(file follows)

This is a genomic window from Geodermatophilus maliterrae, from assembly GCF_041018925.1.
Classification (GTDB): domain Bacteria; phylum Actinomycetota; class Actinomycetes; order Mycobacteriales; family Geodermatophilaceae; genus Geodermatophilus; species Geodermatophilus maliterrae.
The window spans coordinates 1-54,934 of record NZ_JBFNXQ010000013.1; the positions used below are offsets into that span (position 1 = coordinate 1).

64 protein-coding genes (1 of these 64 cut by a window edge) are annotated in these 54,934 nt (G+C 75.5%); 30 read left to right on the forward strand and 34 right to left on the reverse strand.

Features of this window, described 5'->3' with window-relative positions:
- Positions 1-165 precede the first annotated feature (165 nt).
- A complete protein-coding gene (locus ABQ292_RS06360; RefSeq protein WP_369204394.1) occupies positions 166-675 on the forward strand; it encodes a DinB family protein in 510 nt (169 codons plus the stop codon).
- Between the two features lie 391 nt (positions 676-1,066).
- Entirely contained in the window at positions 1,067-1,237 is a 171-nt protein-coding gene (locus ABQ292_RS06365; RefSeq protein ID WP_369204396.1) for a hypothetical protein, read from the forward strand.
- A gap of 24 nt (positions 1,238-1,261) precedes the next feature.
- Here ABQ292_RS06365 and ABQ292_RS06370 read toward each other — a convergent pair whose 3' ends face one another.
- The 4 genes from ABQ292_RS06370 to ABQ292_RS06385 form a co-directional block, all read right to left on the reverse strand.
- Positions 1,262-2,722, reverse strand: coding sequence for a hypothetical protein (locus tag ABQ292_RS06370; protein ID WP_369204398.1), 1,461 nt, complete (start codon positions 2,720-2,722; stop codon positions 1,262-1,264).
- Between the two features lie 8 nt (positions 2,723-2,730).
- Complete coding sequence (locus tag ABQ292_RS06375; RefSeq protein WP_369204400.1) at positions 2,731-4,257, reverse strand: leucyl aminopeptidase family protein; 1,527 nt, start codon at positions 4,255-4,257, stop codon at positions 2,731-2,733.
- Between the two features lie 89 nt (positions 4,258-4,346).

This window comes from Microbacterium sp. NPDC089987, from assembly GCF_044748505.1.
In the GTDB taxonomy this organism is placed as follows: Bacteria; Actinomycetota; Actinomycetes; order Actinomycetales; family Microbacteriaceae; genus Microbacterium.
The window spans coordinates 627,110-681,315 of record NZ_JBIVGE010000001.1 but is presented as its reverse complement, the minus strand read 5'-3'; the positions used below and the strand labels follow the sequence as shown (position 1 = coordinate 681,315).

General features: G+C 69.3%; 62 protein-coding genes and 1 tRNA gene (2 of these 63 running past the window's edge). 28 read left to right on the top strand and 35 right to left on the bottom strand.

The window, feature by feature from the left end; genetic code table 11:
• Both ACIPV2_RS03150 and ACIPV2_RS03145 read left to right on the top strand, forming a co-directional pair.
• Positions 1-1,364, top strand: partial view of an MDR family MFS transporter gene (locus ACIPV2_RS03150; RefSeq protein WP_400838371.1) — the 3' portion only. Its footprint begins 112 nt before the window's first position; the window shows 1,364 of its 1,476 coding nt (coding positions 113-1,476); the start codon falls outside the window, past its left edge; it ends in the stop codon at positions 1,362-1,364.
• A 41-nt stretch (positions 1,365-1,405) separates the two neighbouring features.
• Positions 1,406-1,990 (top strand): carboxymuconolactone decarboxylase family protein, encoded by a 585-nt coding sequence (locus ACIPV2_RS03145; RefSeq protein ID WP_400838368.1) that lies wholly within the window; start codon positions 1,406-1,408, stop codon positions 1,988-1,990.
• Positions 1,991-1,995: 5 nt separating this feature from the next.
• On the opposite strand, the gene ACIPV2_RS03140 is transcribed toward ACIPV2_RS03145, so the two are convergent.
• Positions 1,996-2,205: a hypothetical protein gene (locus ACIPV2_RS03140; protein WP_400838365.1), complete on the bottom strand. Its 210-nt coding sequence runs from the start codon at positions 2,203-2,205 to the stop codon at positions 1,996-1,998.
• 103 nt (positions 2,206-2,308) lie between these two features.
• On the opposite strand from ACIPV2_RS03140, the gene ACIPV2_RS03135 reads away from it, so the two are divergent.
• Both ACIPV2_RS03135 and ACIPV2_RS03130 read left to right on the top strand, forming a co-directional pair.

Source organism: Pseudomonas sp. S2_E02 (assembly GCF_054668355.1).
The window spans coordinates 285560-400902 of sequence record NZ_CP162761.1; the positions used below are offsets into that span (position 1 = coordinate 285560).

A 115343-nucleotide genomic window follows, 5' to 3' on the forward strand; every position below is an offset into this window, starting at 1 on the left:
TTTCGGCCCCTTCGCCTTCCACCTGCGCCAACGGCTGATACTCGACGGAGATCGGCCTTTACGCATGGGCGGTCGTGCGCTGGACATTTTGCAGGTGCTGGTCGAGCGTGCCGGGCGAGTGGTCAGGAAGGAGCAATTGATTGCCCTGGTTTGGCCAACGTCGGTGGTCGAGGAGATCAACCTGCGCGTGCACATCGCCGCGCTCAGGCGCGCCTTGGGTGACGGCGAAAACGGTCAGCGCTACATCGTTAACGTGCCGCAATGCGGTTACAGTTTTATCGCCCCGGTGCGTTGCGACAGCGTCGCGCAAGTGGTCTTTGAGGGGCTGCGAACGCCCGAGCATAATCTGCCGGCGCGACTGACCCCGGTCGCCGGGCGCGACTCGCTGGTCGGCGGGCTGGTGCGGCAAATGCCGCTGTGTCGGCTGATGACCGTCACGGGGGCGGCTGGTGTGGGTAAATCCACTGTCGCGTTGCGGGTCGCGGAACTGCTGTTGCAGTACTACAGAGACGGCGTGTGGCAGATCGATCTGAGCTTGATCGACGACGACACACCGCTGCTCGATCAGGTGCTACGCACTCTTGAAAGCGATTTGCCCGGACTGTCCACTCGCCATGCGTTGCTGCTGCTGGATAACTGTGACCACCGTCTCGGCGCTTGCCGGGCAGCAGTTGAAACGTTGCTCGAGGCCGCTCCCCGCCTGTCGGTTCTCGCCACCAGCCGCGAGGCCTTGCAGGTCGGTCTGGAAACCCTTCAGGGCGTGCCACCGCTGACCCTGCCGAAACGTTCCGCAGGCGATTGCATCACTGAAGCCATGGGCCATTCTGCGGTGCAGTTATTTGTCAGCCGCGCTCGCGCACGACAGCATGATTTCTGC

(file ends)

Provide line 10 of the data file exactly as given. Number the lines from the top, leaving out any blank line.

- A gap of 24 nt (positions 1,238-1,261) precedes the next feature.